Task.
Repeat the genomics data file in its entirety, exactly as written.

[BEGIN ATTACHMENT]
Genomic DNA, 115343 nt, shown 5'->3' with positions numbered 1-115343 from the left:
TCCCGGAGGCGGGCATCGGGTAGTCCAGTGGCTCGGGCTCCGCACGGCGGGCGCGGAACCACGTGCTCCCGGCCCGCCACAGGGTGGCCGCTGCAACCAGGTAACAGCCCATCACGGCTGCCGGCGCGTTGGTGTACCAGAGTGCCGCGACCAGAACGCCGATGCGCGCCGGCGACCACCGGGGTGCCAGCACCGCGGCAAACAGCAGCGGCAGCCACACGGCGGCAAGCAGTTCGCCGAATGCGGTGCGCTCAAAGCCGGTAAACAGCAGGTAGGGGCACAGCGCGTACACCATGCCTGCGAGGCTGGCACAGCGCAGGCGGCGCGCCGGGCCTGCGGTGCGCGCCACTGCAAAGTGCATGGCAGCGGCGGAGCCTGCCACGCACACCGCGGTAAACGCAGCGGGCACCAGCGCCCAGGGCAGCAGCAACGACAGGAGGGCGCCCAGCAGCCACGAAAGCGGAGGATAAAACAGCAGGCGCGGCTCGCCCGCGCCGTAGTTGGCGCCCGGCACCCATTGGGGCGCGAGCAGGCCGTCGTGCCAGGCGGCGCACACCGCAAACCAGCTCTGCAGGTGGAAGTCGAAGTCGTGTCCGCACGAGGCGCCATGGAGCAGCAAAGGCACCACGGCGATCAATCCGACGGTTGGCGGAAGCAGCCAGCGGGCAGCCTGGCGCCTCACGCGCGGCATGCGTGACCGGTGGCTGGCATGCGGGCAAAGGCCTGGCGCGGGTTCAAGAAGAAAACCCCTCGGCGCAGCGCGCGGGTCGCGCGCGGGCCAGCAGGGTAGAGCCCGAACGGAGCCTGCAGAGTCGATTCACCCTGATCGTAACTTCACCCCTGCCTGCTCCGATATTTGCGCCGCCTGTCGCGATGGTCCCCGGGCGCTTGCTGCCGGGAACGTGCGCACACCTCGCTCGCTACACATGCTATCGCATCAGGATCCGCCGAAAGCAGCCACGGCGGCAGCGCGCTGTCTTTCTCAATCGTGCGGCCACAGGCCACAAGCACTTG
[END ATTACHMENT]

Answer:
Genomic DNA, 115343 nt, shown 5'->3' with positions numbered 1-115343 from the left:
TCCCGGAGGCGGGCATCGGGTAGTCCAGTGGCTCGGGCTCCGCACGGCGGGCGCGGAACCACGTGCTCCCGGCCCGCCACAGGGTGGCCGCTGCAACCAGGTAACAGCCCATCACGGCTGCCGGCGCGTTGGTGTACCAGAGTGCCGCGACCAGAACGCCGATGCGCGCCGGCGACCACCGGGGTGCCAGCACCGCGGCAAACAGCAGCGGCAGCCACACGGCGGCAAGCAGTTCGCCGAATGCGGTGCGCTCAAAGCCGGTAAACAGCAGGTAGGGGCACAGCGCGTACACCATGCCTGCGAGGCTGGCACAGCGCAGGCGGCGCGCCGGGCCTGCGGTGCGCGCCACTGCAAAGTGCATGGCAGCGGCGGAGCCTGCCACGCACACCGCGGTAAACGCAGCGGGCACCAGCGCCCAGGGCAGCAGCAACGACAGGAGGGCGCCCAGCAGCCACGAAAGCGGAGGATAAAACAGCAGGCGCGGCTCGCCCGCGCCGTAGTTGGCGCCCGGCACCCATTGGGGCGCGAGCAGGCCGTCGTGCCAGGCGGCGCACACCGCAAACCAGCTCTGCAGGTGGAAGTCGAAGTCGTGTCCGCACGAGGCGCCATGGAGCAGCAAAGGCACCACGGCGATCAATCCGACGGTTGGCGGAAGCAGCCAGCGGGCAGCCTGGCGCCTCACGCGCGGCATGCGTGACCGGTGGCTGGCATGCGGGCAAAGGCCTGGCGCGGGTTCAAGAAGAAAACCCCTCGGCGCAGCGCGCGGGTCGCGCGCGGGCCAGCAGGGTAGAGCCCGAACGGAGCCTGCAGAGTCGATTCACCCTGATCGTAACTTCACCCCTGCCTGCTCCGATATTTGCGCCGCCTGTCGCGATGGTCCCCGGGCGCTTGCTGCCGGGAACGTGCGCACACCTCGCTCGCTACACATGCTATCGCATCAGGATCCGCCGAAAGCAGCCACGGCGGCAGCGCGCTGTCTTTCTCAATCGTGCGGCCACAGGCCACAAGCACTTG